Kahrl: Paul Konerko redefines expectations of what we know about players, careers, BABIP and regression
From SABR member Christina Kahrl at ESPN.com on April 10, 2013:
Make no mistake about it, Paul Konerko had a great spring in Arizona. He was among among the Cactus League leaders in homers, which seemed to silence questions about there being any lingering effects from the things that helped end his 2012 season on a down note: offseason surgery to remove bone fragments in his wrist knocked loose in June, plus an August concussion that sent him to the disabled list.
It wasn't the way anyone would have wanted to see his year end after a red-hot start. But when asked about it in camp, if you think he's worried about the past, guess again.
“I don't really think about seasons and halves, I think about them as a full season,” Konerko said. He knows it's what we all do, though -- fans, writers and analysts alike. “I know from the outside, what people look at -- just like I do when I'm looking at football or hockey or whatever -- but as a player, it's just different. When you're in spring training, you don't really think about the previous season at all. Whether I've had a season that I've really liked or a season that I've really disliked, the following spring training isn't much different. You know, coming in, how you're getting ready, you're just looking ahead.”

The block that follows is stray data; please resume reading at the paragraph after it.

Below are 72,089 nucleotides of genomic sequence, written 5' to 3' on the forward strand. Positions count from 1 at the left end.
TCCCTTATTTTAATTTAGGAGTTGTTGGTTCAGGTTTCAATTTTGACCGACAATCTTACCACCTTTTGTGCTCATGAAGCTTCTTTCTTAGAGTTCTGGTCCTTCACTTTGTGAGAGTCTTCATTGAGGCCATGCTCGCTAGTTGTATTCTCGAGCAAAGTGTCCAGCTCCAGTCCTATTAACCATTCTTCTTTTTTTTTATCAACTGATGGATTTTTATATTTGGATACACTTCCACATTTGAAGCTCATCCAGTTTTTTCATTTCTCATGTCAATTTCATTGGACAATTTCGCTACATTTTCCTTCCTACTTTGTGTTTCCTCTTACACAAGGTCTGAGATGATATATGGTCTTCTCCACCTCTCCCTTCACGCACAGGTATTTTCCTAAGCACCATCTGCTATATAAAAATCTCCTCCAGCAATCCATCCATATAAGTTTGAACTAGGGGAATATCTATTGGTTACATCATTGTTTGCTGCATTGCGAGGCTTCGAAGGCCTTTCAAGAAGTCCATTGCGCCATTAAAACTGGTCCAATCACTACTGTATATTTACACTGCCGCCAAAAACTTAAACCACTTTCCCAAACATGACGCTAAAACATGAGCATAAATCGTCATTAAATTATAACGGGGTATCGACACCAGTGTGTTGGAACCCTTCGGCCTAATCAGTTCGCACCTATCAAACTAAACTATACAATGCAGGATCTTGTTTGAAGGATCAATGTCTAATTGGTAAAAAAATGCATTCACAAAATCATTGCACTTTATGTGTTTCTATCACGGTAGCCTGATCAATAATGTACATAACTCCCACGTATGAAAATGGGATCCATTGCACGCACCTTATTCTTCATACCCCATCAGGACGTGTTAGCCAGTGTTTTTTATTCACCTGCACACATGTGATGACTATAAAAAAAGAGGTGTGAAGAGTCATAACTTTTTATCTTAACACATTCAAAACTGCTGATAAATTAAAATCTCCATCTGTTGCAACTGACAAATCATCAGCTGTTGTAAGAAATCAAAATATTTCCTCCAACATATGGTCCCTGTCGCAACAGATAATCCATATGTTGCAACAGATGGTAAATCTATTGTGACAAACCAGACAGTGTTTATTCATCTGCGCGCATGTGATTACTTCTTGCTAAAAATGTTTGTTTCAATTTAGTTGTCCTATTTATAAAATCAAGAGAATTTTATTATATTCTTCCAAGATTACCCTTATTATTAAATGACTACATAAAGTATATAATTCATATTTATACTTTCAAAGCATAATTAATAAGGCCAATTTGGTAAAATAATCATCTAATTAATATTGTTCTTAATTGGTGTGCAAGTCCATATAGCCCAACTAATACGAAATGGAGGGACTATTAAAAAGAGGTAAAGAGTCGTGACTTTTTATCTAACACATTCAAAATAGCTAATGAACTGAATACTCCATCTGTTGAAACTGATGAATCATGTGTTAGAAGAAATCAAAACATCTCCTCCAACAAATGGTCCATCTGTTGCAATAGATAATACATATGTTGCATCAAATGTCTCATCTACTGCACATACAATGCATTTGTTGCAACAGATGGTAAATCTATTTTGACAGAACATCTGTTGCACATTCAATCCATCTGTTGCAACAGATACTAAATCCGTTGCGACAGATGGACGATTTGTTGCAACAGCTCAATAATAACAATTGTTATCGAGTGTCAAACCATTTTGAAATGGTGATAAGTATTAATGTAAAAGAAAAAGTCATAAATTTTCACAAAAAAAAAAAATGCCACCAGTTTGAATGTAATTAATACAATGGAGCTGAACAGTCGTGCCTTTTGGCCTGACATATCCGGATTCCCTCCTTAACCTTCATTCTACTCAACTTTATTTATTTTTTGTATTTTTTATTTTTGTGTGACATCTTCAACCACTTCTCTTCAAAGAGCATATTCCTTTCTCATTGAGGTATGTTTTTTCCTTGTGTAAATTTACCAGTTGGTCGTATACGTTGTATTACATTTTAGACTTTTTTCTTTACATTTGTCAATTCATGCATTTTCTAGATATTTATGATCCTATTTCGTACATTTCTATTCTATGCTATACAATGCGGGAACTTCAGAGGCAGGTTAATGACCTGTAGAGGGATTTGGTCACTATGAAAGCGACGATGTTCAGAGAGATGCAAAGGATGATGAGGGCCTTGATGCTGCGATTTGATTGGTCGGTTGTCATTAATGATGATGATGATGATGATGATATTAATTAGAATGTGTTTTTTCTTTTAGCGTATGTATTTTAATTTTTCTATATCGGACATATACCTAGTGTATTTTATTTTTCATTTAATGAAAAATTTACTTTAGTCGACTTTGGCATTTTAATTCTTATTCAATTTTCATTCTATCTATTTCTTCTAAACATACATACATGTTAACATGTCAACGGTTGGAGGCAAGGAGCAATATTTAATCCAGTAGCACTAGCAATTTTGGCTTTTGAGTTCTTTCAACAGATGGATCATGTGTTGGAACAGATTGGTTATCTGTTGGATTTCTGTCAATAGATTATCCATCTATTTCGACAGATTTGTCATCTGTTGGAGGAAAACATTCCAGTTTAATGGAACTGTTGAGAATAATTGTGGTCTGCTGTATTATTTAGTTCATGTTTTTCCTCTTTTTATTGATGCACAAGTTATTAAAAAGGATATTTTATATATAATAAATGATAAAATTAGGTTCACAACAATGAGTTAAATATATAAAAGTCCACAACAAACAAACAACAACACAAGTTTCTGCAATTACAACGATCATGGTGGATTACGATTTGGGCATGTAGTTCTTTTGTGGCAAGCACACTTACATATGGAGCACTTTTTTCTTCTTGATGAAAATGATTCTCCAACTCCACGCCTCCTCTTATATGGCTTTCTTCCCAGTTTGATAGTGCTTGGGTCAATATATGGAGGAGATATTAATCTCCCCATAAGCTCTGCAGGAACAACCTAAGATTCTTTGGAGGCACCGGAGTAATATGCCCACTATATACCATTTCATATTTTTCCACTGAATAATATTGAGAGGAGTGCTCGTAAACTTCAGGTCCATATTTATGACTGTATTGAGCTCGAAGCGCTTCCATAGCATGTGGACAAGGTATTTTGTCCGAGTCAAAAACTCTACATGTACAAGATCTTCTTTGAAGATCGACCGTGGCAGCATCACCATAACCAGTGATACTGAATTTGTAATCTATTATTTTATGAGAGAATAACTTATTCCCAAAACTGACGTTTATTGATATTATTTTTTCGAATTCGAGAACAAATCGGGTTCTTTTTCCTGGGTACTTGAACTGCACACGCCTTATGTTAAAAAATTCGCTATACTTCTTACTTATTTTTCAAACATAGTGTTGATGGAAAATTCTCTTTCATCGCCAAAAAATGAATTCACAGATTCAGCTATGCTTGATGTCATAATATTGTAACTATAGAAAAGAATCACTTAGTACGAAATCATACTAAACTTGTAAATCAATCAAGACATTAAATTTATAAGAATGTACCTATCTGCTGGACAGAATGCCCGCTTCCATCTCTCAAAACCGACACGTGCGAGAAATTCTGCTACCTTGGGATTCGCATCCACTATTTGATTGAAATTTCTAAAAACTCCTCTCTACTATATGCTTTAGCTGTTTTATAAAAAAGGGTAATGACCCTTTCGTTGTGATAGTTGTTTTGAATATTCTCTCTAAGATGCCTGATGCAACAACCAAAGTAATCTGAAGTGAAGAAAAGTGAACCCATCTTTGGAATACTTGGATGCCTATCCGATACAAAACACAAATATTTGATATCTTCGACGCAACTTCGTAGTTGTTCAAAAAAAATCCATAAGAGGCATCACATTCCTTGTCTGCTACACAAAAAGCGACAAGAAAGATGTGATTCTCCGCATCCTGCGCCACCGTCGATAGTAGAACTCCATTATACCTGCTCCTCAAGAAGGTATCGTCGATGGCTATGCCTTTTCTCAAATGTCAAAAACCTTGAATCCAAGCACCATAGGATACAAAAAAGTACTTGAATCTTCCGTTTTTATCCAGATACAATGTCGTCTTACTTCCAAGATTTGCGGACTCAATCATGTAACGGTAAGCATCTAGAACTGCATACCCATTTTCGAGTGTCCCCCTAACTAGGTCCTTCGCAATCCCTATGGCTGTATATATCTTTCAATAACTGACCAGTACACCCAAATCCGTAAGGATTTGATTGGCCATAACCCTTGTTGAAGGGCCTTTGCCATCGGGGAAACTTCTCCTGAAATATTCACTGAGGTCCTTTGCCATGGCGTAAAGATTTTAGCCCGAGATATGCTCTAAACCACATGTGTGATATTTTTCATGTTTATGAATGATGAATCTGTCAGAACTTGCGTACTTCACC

That sense of purpose understates what the White Sox first baseman has done the past three seasons, which is raise his game at a time when offensive levels across baseball are going down. Let's repeat that: At a time when it's getting harder to hit, Konerko has been better than ever before.
Keep in mind, up through the 2009 season, Konerko was a player we already knew a lot about. Or at least, we thought we knew. He'd already given us 1,700 games and 326 home runs. He'd hit .277/.352/.491. He'd had a nice, predictable peak from ages 25 through 30, finishing it off with what was (then) a career-high .932 OPS in 2006. Then Konerko headed into his 30s, and he did what you'd expect from an older player: He declined. His OPS tumbled 90 points, then almost 150 from that career high.
Looking at that, if you follow the safe paths that sabermetrics so often tread, you might have expected more of the same.
Read the full article here: http://espn.go.com/blog/sweetspot/post/_/id/34607/konerko-redefines-challenges-expectations
This page was last updated April 10, 2013 at 11:02 am MST.